Nick Parker

The Blue Devils advanced to this super regional by winning the double-elimination regional last weekend in Conway, S.C., where they were seeded No. 2, behind host Coastal Carolina. Against Virginia, the Devils totaled 10 hits Friday, including a two-run homer by Lux in the top of the third.

Lux’s blast put Duke up 2-0, but the Cavaliers responded with a run in the bottom of the third. After the Devils stretched their lead to 3-1 in the fifth, Virginia battled back again. Gelof led off the bottom of the sixth with a double and then scored on a single by junior catcher Kyle Teel, the ACC Player of the Year.

An RBI groundout by sophomore Anthony Stephan tied the game at 3-3, and freshman Henry Godbout’s sacrifice fly gave the Hoos their first lead of the game.

It didn’t hold up. Before Friday, Virginia had won 81 games in a row when leading after the seventh inning, but Duke rallied for two runs in the eighth, and that was enough. Sophomore right-hander Jay Woolfolk started the eighth for UVA but gave way to junior left-hander Jake Berry after allowing two singles.

The loss did not shake O’Connor’s faith in Virginia’s bullpen. “Tomorrow, the key is going to be getting off to a good start and a deep start based on where we’re at right now,” he said, “but I’ve got a lot of confidence in those guys. They’ve done the job all year long. A big reason why we have one of the top 10 ERAs in the country is we’ve been very, very consistent, and so I expect that tomorrow.”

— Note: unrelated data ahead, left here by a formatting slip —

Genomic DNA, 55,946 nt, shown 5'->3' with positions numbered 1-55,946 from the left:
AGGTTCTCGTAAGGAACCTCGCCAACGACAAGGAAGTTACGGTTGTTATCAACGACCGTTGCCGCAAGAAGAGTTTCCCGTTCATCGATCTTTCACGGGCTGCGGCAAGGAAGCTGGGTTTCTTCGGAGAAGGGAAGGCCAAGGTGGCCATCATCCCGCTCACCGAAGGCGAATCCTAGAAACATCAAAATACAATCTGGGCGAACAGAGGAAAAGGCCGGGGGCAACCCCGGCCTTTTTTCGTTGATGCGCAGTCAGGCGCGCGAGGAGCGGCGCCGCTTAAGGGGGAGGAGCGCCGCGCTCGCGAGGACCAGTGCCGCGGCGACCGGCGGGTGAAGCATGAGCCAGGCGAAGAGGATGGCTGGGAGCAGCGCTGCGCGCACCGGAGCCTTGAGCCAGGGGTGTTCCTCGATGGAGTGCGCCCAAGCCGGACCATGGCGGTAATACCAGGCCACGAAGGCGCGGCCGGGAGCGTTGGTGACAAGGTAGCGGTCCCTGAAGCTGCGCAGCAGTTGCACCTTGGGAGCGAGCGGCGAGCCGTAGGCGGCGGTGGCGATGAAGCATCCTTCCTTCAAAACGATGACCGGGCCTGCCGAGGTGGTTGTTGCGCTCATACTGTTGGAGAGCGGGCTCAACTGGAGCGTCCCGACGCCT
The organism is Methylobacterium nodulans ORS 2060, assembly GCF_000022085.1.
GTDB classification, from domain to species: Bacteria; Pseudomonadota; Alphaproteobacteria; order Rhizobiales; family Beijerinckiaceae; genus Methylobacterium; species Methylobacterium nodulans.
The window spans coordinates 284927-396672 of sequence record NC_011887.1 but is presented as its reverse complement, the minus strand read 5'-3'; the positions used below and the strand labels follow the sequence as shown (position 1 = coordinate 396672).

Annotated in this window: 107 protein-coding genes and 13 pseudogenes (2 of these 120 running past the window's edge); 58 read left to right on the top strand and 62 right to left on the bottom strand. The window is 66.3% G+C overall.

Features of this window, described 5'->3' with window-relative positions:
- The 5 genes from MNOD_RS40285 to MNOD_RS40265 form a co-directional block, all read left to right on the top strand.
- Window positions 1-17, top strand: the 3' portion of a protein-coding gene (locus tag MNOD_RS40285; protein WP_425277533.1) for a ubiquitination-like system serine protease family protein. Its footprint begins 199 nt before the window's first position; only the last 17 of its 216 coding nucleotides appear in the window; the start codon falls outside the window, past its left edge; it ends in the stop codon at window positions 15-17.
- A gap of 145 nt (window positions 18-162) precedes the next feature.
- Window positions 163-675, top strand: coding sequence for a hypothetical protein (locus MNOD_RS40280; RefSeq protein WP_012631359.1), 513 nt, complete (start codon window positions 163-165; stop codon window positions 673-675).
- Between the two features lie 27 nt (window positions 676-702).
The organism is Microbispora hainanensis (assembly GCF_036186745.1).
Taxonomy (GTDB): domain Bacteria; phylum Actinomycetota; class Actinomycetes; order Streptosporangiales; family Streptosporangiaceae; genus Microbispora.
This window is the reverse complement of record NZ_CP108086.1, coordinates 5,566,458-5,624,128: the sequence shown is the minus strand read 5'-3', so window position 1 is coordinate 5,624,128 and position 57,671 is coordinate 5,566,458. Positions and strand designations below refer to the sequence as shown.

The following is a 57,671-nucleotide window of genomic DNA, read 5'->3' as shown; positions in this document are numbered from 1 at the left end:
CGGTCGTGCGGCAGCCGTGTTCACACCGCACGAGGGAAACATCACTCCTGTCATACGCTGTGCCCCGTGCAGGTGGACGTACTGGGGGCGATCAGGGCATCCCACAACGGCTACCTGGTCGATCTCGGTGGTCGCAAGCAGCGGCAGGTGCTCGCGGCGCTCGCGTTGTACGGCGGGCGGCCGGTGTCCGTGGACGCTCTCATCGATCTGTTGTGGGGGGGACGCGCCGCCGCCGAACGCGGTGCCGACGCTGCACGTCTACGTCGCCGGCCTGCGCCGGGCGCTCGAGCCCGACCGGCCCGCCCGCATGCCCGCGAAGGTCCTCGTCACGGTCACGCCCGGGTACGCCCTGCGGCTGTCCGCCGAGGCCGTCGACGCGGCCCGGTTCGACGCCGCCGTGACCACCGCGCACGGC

Duke head coach Chris Pollard raved about the atmosphere at Disharoon Park and called the game “a real showcase for college baseball.”

O’Connor agreed. “What a college baseball game,” he said.

This super regional sold out quickly, and a similar scene is expected at the Dish on Saturday, where Virginia will look to force a winner-take-all Sunday game. Nick Parker said the opening-game loss won’t change the Cavaliers’ mentality.

“We’re gonna go out tomorrow,” Parker said, “and we’re gonna bring the fight to them. That’s what we do best. We’re gonna be aggressive. We’re gonna keep being aggressive. It’s just another day.”

Teel said: “It’s all about taking one game at a time.”

When these teams met during the regular season, Duke took two of three games from UVA at Disharoon Park. Parker, a graduate transfer from Coastal Carolina, was the winning pitcher in Virginia’s lone win in that series, and he started Friday against the Blue Devils.

Parker wasn’t as sharp as he had been against Duke on April 29, but he went 6.2 innings Friday before giving up way to freshman Evan Blanco, who needed only one pitch to record the final out in the seventh.

“Some days are a grind,” Parker said, “and I think today was a grind. [The Devils] made some good adjustments from the last time we played them. But so did we. At this point in the year, it’s just kind of survive and advance, and today was one of those survive-type mentalities: just kind of do what I can for the team to give us some life and keep the bullpen fresh for the next couple of days.”

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Kyle Teel